Courtesy (Disney/Brendan Meadows)

I remember seeing the original Under Wraps when I was about 5 or 6 years old. I was definitely way past my bedtime and didn’t know any better than to not look away when something scary looking was onscreen. Planting the seeds of the potential love of horror, this 1997 film left its mark on my brain. It’s the reason why I still hesitate to put my hand into the garbage disposal to this day. Looking back, the performances and writing kept it grounded despite everything fantastical happening onscreen. So, when I heard that the film was getting the remake treatment, I hesitated. How could they decide to go in and mess with what’s considered a DCOM classic? Today’s audience of kids and parents are different than what they were 24 years ago, so it does make sense to adjust for the newer audience. With that said, for fans of the OG Under Wraps movie, the latest UNDER WRAPS is not what you’d expect. Glossy and slick in visual execution, with more overt comedy than its predecessor, the new interpretation reads a lot lighter in both tone and in its intro-to-horror elements.

The remake of UNDER WRAPS is directed by Alex Zamm (R.L. Stine’s “The Haunting Hour: Don’t Think About It”), and written by Zamm and William Robertson (Inspector Gadget 2). The film stars Malachi Barton as Marshall, Christian J. Simon as Gilbert, Sophia Hammons as Amy, Phil Wright as Harold, Melanie Brook as Buzzy, Brent Stait as Kubot, Jordana Largy as Diane, Jaime M. Callica as Ted, and Karin Konoval as Ravensworth.

The story follows three 12-year-old friends, Marshall, Gilbert and Amy, all of which are dealing with their own individual struggles in life at the beginning of the film. One night, after they sneak inside Mr. Kubot’s home to find out what was up with a mysterious box they saw him load into his home one night, they happen upon and awaken a mummy. It’s not long before Marshall names the mummy, Harold, as he reminds the young boy of his grandfather. As they try to dig deeper into the mystery of Harold, they soon learn that they have to return the poor soul to his coffin before midnight on Halloween. If they do not, Harold will turn into dust and miss the chance to reunite with his one true love. All they have to do is dodge obnoxious schoolmates, run away from a gang of criminals who want Harold for nefarious purposes, and then some. Will this trio of kids come together to make sure Harold finds love and peace? Or, will they fail and watch their new “ancient” friend poof to dust? You have to watch the film to find out.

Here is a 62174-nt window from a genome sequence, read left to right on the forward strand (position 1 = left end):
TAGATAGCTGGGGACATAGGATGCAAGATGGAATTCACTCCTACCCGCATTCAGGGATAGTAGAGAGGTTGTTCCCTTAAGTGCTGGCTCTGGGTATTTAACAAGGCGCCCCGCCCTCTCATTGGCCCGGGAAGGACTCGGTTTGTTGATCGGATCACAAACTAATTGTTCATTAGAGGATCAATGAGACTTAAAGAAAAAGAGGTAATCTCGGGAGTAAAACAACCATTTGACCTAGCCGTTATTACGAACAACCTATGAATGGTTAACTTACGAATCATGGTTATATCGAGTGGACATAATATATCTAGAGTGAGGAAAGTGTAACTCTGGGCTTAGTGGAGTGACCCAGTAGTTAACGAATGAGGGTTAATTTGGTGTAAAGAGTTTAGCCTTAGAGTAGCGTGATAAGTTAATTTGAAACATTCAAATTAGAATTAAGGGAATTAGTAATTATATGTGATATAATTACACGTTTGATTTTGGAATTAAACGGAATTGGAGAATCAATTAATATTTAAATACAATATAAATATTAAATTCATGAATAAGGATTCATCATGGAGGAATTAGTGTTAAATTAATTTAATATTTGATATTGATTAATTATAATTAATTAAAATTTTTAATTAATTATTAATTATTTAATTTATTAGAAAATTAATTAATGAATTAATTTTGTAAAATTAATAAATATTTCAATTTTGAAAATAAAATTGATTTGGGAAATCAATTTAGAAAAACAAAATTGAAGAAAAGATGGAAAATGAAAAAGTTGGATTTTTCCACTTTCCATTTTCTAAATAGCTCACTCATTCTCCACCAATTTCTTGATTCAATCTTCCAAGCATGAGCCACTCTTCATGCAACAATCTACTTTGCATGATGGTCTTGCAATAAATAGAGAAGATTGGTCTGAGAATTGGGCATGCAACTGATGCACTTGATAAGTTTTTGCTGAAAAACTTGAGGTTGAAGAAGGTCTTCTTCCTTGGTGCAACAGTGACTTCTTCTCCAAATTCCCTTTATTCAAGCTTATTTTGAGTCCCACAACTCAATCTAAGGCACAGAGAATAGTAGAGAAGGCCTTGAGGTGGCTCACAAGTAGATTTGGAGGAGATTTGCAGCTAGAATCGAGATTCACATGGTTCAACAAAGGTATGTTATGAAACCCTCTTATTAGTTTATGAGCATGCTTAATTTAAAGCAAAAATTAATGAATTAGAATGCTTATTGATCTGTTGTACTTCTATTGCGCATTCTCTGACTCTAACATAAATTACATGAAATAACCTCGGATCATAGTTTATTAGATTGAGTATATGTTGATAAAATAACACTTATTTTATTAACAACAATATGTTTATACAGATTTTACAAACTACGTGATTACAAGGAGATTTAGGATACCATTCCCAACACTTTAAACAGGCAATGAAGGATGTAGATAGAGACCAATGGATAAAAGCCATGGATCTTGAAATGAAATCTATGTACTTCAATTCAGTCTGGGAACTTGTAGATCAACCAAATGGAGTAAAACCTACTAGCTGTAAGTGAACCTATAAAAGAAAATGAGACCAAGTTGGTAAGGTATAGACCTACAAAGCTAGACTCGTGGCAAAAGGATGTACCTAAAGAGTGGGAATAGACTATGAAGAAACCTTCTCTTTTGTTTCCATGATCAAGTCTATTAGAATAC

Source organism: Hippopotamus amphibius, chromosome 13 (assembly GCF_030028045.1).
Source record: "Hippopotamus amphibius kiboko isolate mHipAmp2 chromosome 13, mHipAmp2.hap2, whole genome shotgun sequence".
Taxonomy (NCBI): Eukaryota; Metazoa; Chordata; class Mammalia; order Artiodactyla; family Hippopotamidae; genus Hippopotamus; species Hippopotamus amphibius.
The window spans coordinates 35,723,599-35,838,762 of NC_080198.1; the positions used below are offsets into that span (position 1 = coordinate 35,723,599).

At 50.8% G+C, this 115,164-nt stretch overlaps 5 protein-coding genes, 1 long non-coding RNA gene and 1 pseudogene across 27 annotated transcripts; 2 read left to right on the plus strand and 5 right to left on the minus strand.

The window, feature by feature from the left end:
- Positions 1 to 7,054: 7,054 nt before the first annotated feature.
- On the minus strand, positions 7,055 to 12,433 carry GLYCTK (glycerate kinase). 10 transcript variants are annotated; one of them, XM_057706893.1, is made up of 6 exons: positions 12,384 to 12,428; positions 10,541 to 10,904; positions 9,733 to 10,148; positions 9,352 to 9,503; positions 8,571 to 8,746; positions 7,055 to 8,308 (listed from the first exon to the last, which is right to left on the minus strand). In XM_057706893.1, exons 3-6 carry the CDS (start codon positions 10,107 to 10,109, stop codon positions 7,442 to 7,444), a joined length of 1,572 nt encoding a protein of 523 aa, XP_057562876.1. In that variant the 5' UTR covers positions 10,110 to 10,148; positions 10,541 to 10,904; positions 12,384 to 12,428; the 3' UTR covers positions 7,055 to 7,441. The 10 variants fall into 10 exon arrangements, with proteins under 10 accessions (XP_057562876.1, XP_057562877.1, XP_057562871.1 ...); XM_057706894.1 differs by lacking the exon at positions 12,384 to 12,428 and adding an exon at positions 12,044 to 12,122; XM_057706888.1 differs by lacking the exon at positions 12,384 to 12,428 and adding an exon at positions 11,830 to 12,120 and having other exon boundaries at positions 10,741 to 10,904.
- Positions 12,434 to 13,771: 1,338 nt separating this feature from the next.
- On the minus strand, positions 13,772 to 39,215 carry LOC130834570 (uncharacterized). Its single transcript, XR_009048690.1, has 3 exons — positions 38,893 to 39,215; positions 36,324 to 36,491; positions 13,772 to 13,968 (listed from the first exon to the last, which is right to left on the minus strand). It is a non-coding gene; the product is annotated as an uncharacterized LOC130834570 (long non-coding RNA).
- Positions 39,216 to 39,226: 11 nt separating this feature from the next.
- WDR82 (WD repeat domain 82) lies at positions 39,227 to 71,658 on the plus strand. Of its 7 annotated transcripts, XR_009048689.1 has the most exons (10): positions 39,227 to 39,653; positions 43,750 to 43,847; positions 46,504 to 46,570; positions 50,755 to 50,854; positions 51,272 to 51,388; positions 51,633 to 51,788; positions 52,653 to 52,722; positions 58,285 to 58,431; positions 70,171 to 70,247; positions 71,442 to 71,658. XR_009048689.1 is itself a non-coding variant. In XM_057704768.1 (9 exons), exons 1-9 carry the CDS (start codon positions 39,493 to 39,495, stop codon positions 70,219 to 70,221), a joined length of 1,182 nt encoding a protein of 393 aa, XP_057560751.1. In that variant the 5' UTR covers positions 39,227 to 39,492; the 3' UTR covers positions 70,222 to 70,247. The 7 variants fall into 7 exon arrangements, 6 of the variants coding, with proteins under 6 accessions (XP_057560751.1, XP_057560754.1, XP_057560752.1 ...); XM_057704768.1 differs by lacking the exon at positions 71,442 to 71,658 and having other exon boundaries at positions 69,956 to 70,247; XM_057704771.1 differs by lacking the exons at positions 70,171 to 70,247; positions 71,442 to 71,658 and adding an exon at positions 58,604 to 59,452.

Malachi Barton and Phil Wright in UNDER WRAPS l (Disney/David Bukach)

It’s difficult not to compare this iteration of UNDER WRAPS to the original, but it does read tonally lighter and sillier than its predecessor. While the original was humourous, the emotional stakes hit harder given how the original approached Harold. Less tragic and more overtly comedic in this iteration, Harold is more adorable. It’s difficult to find anything truly frightening about him despite the overall design of the creature which, upon reflecting on the 1997 version, is more intricately supernatural looking this go-round. This isn’t necessarily a negative criticism of Phil Wright‘s performance. From a physical comedy standpoint, Wright absolutely nails it. His background as a choreographer and dancer shines in many of the scenes. Odessa Bennett’s costume design for Harold is clearly designed to accommodate this range of movement for this iteration of the lovable Mummy and, in terms of functionality, got to give Bennett props for that. It’s clear how the audience has changed when it comes to DCOM movies, with how these Halloween films are tackled now. For those with younger children, though, this film will work best for your young ones.

As for the rest of the performers, Malachi Barton, Christian J. Simon, and Sophia Hammons work well together as our main trio. For a film like this that reads more over-the-top, Malachi Barton’s and Christan J. Simon’s performances work, even if at times I would have liked to have reeled them back a little. Sophia Hammons found a way to keep the performance grounded, yet still theatrical enough to not get lost among the pack. Melanie Brook’s Buzzy was probably my favorite character of the bunch and I’m sure many horror/Halloween-loving parents may take to Buzzy as well. Brent Stait as Kubot isn’t necessarily terrifying, though Stait does give an air of menace. That said, with the more overtly tropey villainous shenanigans Kubot and his henchmen get into, there will be moments where the kids laugh.

Overall, as a Halloween movie, this remake of UNDER WRAPS is definitely a silly time. This film has little winks and nudges for the adults, but this is very much a film for the kids. Appropriate viewing for younger kids, there’s not much in the way of scares that I could pick up on while viewing. I am not certain how older kids (8-12) would take to this film so, my note to the parents out there is, tread carefully. It might lean too silly for the older ones (but Netflix has you covered with Nightbooks if you need something new to distract and entertain them.)

The contemporary comedic remake of the first-ever Disney Channel Original Movie UNDER WRAPS premieres on Friday, October 1 (8 PM ET/PT) on Disney Channel, and Friday, October 8, on Disney+.

Sarah Musnicky
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